High Plains Public Radio

HPPR Environment

Awareness:
geography
geology
hydrology (water, aquifers, rivers)
flora
fauna (wildlife)
climate
weather
ecosystems
climate change

Management & conservation
water conservation
soil conservation
wildlife protection
policies & regulations

Brian McGuirk / Flickr Creative Commons

Kansas Agland is taking a look at the agriculture economy from the perspective of farmers and farm implement dealers, who are finding ways to adapt.

An overabundant supply in wheat, corn and every other crop has pushed the prices of those commodities below what many farmers need to break even.

Kansas wheat crop facing drought

Dec 13, 2016
Brian McGuirk / Flickr Creative Commons

The condition of the winter wheat crop in Kansas is varied because of a lack of moisture.

Planning a winter hunt for wild hogs in Texas

Dec 11, 2016
Luke Clayton

Luke Clayton invites you to his camp to talk about the great outdoors.   Every Saturday morning, during Western Swing and Other Things, he'll be telling hunting and fishing stories, and a whole lot more.  You'll learn how to make sausage, cook over a campfire, get some wild game recipes, as well as inside tips on how you can become a more successful outdoorsman. 

Luke discusses planning a winter trip to Texas for a wild hog hunt at Hunting East Texas

I've been walkin' on the railroad...and it's not what you would expect!

Did you know that, in cities across the world, out-of-use elevated freight rail lines have been resurrected as rustic gardens and public parks? It's true! From Paris to Chicago to New York City, defunct industrial corridors have made for quite the elysian green spaces. 

Feds reviewing status of lesser prairie chicken

Dec 7, 2016
Gary Kramer / Texas Wildlife and Parks

Earlier this year, the lesser prairie chicken was removed from the threatened and endangered species list, but in response to a petition by environmentalists, the U.S. Fish and Wildlife Service has agreed to review the bird’s status.

Joe Raedle / Getty Images

An increase in oil prices is likely a precursor to higher gas prices over the holidays.

Following an agreement by OPEC, the Organization of Petroleum Exporting Countries, last week to cut global oil production by 1.2 million barrels per day, the price of crude oil rose to $55 per barrel, a 16-month high, as Yahoo News reports.

Ars Technica

Oklahoma could be in for a lot less shaking according to a research study that shows earthquake activity slows as wastewater injection is reduced.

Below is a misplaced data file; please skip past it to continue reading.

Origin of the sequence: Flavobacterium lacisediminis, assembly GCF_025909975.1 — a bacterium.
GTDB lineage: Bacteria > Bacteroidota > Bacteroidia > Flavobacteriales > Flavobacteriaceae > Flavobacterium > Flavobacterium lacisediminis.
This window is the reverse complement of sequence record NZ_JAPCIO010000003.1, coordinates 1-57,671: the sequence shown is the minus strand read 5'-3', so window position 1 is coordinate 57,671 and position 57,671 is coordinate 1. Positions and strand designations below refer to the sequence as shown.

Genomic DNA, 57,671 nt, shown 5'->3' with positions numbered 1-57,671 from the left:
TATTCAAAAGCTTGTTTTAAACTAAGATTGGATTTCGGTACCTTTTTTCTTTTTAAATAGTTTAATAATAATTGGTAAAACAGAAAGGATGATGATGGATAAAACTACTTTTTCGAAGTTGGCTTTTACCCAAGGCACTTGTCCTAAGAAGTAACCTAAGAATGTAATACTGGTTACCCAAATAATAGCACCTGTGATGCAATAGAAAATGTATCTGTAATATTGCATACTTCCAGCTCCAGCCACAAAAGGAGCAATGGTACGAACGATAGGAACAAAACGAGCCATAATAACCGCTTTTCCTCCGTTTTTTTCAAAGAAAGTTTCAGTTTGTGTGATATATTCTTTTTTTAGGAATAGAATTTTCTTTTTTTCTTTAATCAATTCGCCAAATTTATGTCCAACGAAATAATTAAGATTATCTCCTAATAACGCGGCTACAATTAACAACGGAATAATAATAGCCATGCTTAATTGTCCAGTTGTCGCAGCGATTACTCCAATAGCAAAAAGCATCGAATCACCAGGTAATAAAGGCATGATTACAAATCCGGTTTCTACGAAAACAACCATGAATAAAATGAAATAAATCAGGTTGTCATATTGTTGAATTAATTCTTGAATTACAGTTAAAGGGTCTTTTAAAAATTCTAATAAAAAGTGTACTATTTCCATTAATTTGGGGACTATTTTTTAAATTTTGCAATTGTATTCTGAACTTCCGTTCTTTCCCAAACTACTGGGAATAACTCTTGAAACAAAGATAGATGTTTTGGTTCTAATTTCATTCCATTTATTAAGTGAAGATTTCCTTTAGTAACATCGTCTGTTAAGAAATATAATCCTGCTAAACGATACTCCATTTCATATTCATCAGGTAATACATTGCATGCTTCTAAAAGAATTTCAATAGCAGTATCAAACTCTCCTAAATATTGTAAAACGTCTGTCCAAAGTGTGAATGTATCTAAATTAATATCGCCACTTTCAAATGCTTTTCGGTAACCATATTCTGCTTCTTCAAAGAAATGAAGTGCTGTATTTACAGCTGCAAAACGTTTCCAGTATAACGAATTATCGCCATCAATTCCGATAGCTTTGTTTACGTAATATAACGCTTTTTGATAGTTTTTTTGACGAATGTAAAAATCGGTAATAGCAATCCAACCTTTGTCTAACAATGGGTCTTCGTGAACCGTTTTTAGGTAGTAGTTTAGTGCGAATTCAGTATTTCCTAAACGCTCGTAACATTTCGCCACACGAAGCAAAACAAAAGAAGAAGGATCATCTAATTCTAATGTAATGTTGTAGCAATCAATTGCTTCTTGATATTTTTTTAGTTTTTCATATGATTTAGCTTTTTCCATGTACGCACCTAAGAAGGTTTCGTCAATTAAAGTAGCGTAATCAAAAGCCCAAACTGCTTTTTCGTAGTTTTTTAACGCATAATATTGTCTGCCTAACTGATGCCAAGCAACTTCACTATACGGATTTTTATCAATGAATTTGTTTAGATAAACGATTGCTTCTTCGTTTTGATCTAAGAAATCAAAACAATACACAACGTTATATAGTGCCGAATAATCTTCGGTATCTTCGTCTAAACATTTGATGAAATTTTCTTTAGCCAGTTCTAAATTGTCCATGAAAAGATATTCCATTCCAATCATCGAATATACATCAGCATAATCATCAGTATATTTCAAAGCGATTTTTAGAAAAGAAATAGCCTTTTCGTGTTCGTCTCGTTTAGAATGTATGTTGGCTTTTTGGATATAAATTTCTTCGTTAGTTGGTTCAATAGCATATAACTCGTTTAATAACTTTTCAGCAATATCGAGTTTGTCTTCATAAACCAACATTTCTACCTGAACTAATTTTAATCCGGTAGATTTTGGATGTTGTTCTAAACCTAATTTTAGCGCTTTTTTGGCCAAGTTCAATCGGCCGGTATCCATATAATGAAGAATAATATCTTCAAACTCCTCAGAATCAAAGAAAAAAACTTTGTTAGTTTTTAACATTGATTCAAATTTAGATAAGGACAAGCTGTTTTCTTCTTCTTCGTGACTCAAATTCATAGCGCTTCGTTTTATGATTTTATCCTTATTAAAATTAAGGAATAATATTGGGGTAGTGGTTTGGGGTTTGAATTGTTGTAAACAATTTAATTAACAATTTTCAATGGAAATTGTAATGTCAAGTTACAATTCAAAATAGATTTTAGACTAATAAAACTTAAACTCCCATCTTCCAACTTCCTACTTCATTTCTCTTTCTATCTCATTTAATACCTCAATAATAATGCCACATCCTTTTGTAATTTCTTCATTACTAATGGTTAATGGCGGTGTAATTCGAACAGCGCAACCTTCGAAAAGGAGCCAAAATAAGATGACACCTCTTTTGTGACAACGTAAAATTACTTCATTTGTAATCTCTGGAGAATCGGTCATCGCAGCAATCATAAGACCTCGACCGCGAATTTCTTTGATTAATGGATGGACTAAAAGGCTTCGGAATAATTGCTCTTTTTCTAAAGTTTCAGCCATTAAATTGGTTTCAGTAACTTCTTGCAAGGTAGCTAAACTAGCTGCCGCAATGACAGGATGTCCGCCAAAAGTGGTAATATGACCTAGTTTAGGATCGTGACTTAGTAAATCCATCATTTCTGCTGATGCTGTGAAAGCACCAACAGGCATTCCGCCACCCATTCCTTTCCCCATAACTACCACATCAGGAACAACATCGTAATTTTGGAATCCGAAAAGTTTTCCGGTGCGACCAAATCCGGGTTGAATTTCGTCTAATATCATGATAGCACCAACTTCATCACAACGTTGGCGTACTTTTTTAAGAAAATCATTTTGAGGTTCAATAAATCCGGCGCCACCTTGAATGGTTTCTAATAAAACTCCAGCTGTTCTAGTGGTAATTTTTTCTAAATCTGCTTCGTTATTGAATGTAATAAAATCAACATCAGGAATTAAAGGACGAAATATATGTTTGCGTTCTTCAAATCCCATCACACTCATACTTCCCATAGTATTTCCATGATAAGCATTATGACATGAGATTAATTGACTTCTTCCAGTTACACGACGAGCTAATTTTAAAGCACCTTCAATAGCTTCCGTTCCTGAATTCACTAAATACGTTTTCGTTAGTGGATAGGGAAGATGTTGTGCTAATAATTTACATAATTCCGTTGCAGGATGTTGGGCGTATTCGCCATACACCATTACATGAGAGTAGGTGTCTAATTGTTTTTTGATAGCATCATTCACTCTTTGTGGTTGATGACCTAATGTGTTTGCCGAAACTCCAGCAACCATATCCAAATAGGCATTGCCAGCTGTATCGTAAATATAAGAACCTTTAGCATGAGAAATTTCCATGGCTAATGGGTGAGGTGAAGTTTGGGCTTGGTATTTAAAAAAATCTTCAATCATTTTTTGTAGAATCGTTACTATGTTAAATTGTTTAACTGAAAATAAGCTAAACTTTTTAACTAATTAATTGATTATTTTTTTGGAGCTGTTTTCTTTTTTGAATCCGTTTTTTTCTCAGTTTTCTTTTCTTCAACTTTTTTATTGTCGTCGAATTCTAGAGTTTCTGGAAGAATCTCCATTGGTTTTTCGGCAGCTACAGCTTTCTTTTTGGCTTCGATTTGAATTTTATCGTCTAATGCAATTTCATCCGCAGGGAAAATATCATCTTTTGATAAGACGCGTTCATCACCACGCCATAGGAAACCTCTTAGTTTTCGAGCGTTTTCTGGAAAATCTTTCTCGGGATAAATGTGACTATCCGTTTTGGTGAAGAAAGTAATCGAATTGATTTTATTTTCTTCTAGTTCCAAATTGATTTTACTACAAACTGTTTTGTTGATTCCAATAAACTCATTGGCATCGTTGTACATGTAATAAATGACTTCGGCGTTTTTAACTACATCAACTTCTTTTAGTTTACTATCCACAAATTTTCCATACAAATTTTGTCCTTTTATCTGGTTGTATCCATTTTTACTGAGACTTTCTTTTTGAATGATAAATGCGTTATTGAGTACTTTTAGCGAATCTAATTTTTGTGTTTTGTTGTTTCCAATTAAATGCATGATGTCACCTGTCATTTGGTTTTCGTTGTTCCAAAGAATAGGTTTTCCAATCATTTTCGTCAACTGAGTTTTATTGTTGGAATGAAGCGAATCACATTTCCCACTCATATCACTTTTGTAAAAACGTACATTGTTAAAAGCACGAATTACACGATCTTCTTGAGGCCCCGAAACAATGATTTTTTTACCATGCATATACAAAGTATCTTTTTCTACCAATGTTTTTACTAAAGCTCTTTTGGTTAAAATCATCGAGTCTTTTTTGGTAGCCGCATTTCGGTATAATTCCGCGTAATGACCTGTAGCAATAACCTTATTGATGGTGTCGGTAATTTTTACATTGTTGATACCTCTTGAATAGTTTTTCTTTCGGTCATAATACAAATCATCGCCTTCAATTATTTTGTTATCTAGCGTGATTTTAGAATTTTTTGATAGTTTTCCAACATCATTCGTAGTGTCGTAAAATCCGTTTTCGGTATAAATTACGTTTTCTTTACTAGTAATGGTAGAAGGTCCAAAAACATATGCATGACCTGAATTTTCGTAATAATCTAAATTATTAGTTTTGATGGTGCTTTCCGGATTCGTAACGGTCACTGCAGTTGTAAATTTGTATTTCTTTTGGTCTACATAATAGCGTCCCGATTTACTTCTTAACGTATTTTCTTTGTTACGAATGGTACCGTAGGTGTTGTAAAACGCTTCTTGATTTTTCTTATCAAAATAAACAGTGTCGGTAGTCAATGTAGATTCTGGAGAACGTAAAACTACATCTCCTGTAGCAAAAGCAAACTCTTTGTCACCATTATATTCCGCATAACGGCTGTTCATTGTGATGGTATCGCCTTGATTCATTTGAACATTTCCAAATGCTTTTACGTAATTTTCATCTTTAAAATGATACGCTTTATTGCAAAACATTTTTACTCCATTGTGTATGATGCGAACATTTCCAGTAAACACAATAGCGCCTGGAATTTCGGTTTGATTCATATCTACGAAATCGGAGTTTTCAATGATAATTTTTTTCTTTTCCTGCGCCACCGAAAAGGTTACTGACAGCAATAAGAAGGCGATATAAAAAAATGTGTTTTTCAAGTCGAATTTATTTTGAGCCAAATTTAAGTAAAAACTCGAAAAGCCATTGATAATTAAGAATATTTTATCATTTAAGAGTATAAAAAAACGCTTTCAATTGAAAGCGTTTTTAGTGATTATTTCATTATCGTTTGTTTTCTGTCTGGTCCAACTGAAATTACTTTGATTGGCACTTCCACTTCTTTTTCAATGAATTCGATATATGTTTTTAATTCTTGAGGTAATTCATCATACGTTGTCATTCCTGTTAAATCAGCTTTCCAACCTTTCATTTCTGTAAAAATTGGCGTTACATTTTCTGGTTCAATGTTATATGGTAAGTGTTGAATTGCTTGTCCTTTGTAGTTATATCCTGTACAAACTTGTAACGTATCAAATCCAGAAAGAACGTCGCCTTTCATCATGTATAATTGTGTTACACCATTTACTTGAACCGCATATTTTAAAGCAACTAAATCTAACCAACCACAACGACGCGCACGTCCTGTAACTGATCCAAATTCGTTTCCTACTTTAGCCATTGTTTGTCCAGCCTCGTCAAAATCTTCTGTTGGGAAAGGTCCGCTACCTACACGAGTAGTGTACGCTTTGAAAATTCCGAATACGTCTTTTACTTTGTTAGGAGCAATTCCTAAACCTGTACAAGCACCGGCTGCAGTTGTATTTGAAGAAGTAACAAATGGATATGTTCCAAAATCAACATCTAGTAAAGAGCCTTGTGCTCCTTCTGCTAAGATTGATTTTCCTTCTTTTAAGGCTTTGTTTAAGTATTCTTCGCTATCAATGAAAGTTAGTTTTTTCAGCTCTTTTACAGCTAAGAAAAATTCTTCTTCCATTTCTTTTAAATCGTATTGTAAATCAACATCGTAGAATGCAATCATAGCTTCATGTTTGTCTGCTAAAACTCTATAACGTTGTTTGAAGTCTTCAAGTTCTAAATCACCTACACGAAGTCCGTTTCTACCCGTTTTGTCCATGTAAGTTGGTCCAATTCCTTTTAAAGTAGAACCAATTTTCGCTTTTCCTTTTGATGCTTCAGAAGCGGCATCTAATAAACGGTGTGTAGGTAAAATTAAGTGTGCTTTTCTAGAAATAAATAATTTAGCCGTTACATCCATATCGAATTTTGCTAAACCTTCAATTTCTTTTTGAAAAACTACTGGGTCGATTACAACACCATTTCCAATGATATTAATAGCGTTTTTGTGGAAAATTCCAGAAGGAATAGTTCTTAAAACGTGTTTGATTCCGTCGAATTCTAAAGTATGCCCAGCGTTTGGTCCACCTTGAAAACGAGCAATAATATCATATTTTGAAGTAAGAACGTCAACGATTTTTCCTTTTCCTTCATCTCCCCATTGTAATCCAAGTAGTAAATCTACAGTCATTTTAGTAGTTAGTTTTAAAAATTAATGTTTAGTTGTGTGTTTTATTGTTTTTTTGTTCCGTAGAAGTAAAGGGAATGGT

Aphis

The last few decades have witnessed an unprecedented explosion of wild pigs in the continental U.S. Over the last 30 years, feral swine populations have ballooned to spread across 39 states.

As AgWeb reports, it’s now estimated that there are as many as 11 million pigs living wild in America. And these animals just seem to keep proliferating, no matter what ag operations try. USDA pig expert Jack Mayer says setting pigs loose on virgin land is akin to pouring water on gremlins.

Ars Technica

Oklahoma’s earthquake rate has declined significantly since late May, reports Ars Technica. And things should be improving even further, according to a new study from Stanford University.

The improvement comes after the Oklahoma Corporation Commission ordered wastewater injections to be reduced earlier this year.

US Drought Monitor

Colorado has been abnormally dry in recent months.

But, as KUSA Denver reports, that could be changing. Becky Bolinger, a climatologist with the Colorado Climate Center in Fort Collins, says Colorado’s “going through a bit of a shift right now.”

It's autumn, so what better time to take a walk through a garden within a garden within a garden?

On today's installment of Growing on the High Plains, I'll zip you off to the Big Apple so we can explore the many wonders of the Brooklyn Botanic Garden—an incredible space that features phenomenal themed gardens, diverse pavilions, an eco-center, educational classes, and shade trees that seem to spread out as wide as our region's prairies.

CNN

The Lone Star State reported its first mosquito-transmitted Zika virus case Monday, making it only the second state other than Florida in which the virus has been spread from mosquitoes to humans, FiveThirtyEight reports.

Much of High Plains remains in drought

Nov 28, 2016
Jeroen Moes

Much of the High Plains region continues to be plagued by at least moderate drought.

According to the latest U.S. Drought Monitor, western Kansas, eastern Colorado and the Oklahoma panhandle are in moderate to severe drought.

Flyhighplato

In western Kansas, meanwhile, a farmer and local officials were recently honored for their efforts to preserve water.

A Finney County farmer and the City of Garden City were recognized earlier this month at the Governor’s Water Conference in Manhattan for taking measures to conserve, reuse or adopt practices aimed at preserving the state’s future water resources.

Blue catfish season kicks off

Nov 26, 2016
Luke clayton

With this most recent cold front, the trophy blue catfish season begins. Shad will be moving to deeper, warmer water and those jumbo size blues will be in hot pursuit.